Covid-19, Sinicisation, and the Roman Catholic Church in China

Much of the public institutional response from the Roman Catholic Church (RCC) to the current COVID-19 outbreak has been region-specific, varying from archdiocese to archdiocese. The diocese of Shanghai—the largest city in China—has cancelled all public Masses indefinitely, pending the end of the epidemic. In the Philippines, where there have now been three confirmed cases, bishops have called for an oratio imperata—a type of obligatory prayer reserved for calamities—to be prayed in all weekday and Sunday Masses. The archbishop of Lima, Peru—a country with no confirmed cases of COVID-19—has responded by permitting Communion to be taken in the hand rather than directly to the mouth for hygiene.

There has, however, been relatively little public response from the Vatican. Pope Francis has asked twice for prayers for COVID-19 sufferers, and since the World Health Organisation (WHO) officially classified COVID-19 as a Public Health Emergency of International Concern (PHEIC) on January 30, 2020, the Vatican has sent around 600,000 masks to the provinces of Hubei, Zhejiang and Fujian in China.

These actions are unobjectionable and, pleasantly, evade the racism that has marred certain other institutional responses. However, the RCC is arguably the largest institution in the world by membership, and such a response to a crisis that began in the largest nation in the world by population seems rather muted. The Vatican response to the 2014 Ebola epidemic, for instance, was much more strident, when the Catholic News Agency portrayed the RCC as being on the ‘front line’—Catholic charities moved swiftly into action which outlined the planned actions by the RCC in response to the crisis.

The contrast is not necessarily due to the relative number of Catholics in each place, but instead how the historically complex and tense relationship between the RCC and the Chinese state informs not just the tone of the Vatican’s response but its practical abilities to draw upon its usual local infrastructure. During the 2014 Ebola outbreak, the RCC relied heavily on local sections of Caritas (the social services branch of the RCC) to carry out social education, mobilise parishes and support Catholic health programmes. However, Caritas has no official partners in mainland China; the main international Catholic charitable appeal so far has been via Jinde Charities, a government-recognised charity which has asked for donations of money and medical supplies.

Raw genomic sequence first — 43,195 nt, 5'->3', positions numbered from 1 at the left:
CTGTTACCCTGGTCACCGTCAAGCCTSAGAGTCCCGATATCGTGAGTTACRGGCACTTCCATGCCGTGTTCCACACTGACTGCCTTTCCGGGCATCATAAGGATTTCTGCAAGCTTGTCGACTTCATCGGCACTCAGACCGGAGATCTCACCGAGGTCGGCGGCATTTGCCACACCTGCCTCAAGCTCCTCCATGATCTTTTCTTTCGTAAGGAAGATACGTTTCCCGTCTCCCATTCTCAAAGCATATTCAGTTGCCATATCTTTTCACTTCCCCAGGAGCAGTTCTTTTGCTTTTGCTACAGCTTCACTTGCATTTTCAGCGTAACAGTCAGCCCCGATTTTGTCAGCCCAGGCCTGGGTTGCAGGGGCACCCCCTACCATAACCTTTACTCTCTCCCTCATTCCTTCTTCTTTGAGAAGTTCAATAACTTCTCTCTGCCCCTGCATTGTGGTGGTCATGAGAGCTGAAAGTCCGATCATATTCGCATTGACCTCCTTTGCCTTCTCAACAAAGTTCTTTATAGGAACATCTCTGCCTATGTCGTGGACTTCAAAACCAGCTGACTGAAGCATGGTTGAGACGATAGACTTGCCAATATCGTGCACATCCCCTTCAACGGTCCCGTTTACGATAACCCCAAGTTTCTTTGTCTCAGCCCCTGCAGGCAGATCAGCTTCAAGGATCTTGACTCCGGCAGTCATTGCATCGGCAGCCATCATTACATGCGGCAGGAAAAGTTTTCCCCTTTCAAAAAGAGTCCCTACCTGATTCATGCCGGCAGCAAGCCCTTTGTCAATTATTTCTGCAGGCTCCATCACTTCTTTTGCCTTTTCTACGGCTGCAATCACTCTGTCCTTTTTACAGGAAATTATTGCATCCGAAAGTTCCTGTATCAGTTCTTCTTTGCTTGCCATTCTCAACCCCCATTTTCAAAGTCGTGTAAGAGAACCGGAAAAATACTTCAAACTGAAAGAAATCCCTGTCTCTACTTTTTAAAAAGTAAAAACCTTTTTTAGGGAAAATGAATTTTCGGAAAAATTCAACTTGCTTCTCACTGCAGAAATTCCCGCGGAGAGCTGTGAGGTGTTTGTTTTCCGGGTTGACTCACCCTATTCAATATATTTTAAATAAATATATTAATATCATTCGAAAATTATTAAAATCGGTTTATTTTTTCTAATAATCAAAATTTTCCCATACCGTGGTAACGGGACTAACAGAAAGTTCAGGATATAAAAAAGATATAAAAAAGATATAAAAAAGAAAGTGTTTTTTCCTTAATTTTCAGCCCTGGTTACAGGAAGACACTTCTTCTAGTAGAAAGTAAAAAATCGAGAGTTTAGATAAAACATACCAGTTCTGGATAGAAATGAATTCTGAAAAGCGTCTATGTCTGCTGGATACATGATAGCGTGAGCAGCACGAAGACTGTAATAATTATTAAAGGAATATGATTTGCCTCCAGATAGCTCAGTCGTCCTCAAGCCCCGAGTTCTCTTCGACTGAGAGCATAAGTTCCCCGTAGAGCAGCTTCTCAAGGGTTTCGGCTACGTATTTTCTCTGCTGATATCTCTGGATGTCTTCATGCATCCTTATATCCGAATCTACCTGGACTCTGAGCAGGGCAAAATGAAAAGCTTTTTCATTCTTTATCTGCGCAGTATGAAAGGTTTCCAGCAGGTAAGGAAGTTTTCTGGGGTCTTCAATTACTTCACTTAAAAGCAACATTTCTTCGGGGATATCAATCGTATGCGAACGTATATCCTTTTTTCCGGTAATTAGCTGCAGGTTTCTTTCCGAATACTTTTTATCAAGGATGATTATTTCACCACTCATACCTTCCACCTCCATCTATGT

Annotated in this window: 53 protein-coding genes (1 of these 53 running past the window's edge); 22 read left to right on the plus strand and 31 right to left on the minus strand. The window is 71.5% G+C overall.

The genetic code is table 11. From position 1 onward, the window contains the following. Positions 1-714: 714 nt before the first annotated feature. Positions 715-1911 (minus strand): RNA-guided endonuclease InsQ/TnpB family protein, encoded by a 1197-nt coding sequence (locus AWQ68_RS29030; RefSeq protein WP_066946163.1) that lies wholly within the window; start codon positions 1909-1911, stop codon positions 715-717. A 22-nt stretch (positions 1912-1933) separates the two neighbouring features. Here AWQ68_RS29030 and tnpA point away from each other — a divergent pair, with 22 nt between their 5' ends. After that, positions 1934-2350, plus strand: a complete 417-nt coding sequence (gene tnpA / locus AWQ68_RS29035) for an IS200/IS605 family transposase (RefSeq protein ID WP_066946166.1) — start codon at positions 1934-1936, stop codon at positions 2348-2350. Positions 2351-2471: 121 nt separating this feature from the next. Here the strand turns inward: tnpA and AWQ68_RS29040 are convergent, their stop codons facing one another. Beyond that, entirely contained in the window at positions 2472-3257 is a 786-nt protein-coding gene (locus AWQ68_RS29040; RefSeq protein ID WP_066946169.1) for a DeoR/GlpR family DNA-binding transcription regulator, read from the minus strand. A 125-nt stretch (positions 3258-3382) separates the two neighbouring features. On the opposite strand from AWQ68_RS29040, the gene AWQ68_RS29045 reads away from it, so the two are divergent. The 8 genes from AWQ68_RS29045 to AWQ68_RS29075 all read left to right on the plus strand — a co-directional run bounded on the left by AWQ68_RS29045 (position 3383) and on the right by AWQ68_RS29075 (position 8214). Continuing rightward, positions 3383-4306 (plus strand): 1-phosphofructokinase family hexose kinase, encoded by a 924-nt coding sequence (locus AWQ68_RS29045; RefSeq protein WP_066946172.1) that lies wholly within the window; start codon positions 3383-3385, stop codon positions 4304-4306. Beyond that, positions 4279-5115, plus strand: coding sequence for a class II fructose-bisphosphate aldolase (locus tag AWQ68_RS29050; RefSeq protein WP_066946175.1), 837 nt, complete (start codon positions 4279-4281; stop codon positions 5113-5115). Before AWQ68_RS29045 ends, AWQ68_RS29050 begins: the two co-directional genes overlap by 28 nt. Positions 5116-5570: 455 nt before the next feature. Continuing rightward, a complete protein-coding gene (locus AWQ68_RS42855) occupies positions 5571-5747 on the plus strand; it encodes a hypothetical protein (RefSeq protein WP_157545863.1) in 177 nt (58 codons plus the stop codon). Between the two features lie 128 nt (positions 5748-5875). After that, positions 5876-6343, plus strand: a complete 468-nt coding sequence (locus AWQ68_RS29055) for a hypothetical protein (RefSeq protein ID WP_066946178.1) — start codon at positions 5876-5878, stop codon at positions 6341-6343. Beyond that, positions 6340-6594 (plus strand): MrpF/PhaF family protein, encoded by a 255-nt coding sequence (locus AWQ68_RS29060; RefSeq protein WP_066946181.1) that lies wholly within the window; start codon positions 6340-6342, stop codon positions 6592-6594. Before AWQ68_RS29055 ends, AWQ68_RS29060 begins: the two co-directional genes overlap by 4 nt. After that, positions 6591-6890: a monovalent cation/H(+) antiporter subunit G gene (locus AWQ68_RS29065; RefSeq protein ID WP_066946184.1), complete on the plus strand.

While his predecessor Benedict XVI never visited Asia, Pope Francis has paid particular attention to the continent, calling it the ‘future of the Church’. In 2018, under Pope Francis, the Vatican signed a secret landmark agreement with the Chinese government addressing a problem of the ‘underground’ versus ‘official’ Catholic Church in China. There have long been effectively two versions of the RCC in China: the official RCC which was approved and sanctioned by the state, who held the power to choose the bishops; and the ‘underground’ RCC which rejected the state’s authority and cleaved instead to the Vatican. The agreement sought to combine the two, where the Vatican officially approved the government-selected bishops and the government allowed the Vatican veto power over future episcopal appointments.